Frequent Questions

How are people exposed to PCBs?

Though PCBs were banned from production in 1978, they still typically exist in low-levels in our environment - in the food we eat, the air we breathe and in dirt and dust - and they build up in our bodies over many years. This long-term build-up of PCBs is what potentially causes harm.  The levels of PCBs in our environment and in the bodies of people in this country have decreased significantly over time.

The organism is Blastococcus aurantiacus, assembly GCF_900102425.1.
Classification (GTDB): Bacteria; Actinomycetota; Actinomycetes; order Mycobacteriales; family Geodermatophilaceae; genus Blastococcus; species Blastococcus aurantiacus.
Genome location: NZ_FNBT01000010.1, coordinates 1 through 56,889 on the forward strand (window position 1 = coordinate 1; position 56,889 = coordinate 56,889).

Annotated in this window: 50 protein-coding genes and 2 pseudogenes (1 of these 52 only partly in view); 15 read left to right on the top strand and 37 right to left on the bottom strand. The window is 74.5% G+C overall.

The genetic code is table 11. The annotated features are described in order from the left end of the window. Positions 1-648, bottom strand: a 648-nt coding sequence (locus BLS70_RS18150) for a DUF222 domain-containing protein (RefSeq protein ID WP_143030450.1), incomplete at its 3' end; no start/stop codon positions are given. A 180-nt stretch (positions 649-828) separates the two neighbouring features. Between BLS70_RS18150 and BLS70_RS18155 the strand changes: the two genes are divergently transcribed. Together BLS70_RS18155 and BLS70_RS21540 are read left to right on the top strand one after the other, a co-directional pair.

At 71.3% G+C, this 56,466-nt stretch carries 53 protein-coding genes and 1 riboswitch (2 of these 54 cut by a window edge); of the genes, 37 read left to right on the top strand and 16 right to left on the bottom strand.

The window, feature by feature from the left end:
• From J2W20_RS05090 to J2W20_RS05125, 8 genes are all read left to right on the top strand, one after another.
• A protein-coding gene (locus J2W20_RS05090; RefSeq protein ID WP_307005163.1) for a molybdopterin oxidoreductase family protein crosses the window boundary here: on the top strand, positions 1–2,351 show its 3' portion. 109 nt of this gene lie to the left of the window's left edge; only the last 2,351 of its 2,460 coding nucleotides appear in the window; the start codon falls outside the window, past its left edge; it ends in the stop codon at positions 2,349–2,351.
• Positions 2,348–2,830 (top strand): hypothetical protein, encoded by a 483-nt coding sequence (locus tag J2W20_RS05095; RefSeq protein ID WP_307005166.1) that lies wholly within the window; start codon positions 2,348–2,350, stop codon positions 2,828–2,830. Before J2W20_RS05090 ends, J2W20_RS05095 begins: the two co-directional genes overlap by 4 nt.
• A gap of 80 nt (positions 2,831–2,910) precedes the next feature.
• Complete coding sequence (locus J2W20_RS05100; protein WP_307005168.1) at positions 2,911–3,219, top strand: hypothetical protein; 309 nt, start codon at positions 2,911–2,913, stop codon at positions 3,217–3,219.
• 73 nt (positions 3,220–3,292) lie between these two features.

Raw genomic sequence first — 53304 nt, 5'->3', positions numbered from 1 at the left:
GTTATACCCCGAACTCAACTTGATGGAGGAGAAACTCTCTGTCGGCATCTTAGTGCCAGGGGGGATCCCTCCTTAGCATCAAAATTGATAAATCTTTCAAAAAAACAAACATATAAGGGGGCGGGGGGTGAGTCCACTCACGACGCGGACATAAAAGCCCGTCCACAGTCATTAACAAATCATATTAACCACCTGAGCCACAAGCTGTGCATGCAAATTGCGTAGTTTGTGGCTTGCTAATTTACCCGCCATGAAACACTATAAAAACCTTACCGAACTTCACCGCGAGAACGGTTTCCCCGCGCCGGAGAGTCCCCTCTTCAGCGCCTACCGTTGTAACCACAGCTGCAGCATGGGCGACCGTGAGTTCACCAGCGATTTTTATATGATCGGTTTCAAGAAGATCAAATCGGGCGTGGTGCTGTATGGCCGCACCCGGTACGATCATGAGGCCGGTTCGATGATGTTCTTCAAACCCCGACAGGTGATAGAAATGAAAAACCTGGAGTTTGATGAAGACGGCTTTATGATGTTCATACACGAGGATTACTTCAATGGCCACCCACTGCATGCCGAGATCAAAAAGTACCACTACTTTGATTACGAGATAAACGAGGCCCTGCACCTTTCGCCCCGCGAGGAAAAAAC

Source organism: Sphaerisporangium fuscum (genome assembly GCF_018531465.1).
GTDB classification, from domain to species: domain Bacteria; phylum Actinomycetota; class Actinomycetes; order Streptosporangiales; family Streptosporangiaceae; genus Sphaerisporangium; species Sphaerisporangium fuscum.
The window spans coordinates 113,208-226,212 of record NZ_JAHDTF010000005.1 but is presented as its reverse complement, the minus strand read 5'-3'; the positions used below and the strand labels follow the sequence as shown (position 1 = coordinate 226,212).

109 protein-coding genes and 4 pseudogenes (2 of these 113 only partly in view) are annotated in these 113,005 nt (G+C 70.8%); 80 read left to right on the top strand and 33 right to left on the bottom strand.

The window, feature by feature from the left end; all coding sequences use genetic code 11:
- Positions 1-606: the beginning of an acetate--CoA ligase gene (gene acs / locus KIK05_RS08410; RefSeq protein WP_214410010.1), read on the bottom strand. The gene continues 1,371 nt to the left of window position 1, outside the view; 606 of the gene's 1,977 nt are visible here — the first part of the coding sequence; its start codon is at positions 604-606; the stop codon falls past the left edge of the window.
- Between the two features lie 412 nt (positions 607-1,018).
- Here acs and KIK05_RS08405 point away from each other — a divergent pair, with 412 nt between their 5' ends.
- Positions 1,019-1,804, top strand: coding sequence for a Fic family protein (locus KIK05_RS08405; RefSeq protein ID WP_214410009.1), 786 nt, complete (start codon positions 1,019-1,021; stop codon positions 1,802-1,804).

Food is a main source of exposure to PCBs. Fish (especially fish caught in polluted waters) contains small amounts of PCBs, as do meat and dairy products.  People can also be exposed to PCBs by handling products that contain them, or by breathing in contaminated air or dust in areas where a product containing PCBs was disturbed or disposed. Workers whose jobs involve repairing or dismantling PCB-containing products are at the highest risk for exposure in this way.  Indoor air and dust may also be a significant source of PCB exposure from PCB-contaminated caulk, electrical products, other building materials or products that contain PCBs.

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